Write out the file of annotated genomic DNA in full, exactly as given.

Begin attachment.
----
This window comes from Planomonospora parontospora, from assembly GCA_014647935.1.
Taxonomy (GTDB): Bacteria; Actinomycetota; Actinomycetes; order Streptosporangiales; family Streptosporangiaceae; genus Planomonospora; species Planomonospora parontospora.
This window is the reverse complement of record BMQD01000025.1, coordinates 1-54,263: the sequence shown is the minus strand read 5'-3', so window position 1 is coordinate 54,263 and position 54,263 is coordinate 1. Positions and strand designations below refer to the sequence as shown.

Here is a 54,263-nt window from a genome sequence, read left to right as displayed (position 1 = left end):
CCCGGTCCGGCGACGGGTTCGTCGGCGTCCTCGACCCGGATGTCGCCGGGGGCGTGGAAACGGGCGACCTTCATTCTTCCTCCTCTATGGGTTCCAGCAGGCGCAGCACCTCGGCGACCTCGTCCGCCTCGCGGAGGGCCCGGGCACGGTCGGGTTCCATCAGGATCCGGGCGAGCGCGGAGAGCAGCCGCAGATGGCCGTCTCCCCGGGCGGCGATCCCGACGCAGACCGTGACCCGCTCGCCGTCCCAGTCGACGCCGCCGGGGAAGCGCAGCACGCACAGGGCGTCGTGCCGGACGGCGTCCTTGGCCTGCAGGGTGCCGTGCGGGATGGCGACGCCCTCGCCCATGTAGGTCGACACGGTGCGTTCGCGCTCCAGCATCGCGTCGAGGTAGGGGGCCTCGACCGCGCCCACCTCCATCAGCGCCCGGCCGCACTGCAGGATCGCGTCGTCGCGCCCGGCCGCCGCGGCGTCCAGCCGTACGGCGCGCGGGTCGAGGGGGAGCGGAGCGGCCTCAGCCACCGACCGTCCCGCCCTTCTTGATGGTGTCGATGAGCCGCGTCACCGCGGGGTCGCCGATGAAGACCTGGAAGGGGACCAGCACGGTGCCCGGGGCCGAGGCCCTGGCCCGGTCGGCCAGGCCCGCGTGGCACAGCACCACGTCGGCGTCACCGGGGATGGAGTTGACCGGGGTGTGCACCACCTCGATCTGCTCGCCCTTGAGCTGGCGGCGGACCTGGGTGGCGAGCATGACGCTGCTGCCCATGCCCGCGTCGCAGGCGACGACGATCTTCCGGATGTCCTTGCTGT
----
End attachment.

This window comes from Planomonospora parontospora, from assembly GCA_014647935.1.
Taxonomy (GTDB): Bacteria; Actinomycetota; Actinomycetes; order Streptosporangiales; family Streptosporangiaceae; genus Planomonospora; species Planomonospora parontospora.
This window is the reverse complement of record BMQD01000025.1, coordinates 1-54,263: the sequence shown is the minus strand read 5'-3', so window position 1 is coordinate 54,263 and position 54,263 is coordinate 1. Positions and strand designations below refer to the sequence as shown.

Here is a 54,263-nt window from a genome sequence, read left to right as displayed (position 1 = left end):
CCCGGTCCGGCGACGGGTTCGTCGGCGTCCTCGACCCGGATGTCGCCGGGGGCGTGGAAACGGGCGACCTTCATTCTTCCTCCTCTATGGGTTCCAGCAGGCGCAGCACCTCGGCGACCTCGTCCGCCTCGCGGAGGGCCCGGGCACGGTCGGGTTCCATCAGGATCCGGGCGAGCGCGGAGAGCAGCCGCAGATGGCCGTCTCCCCGGGCGGCGATCCCGACGCAGACCGTGACCCGCTCGCCGTCCCAGTCGACGCCGCCGGGGAAGCGCAGCACGCACAGGGCGTCGTGCCGGACGGCGTCCTTGGCCTGCAGGGTGCCGTGCGGGATGGCGACGCCCTCGCCCATGTAGGTCGACACGGTGCGTTCGCGCTCCAGCATCGCGTCGAGGTAGGGGGCCTCGACCGCGCCCACCTCCATCAGCGCCCGGCCGCACTGCAGGATCGCGTCGTCGCGCCCGGCCGCCGCGGCGTCCAGCCGTACGGCGCGCGGGTCGAGGGGGAGCGGAGCGGCCTCAGCCACCGACCGTCCCGCCCTTCTTGATGGTGTCGATGAGCCGCGTCACCGCGGGGTCGCCGATGAAGACCTGGAAGGGGACCAGCACGGTGCCCGGGGCCGAGGCCCTGGCCCGGTCGGCCAGGCCCGCGTGGCACAGCACCACGTCGGCGTCACCGGGGATGGAGTTGACCGGGGTGTGCACCACCTCGATCTGCTCGCCCTTGAGCTGGCGGCGGACCTGGGTGGCGAGCATGACGCTGCTGCCCATGCCCGCGTCGCAGGCGACGACGATCTTCCGGATGTCCTTGCTGT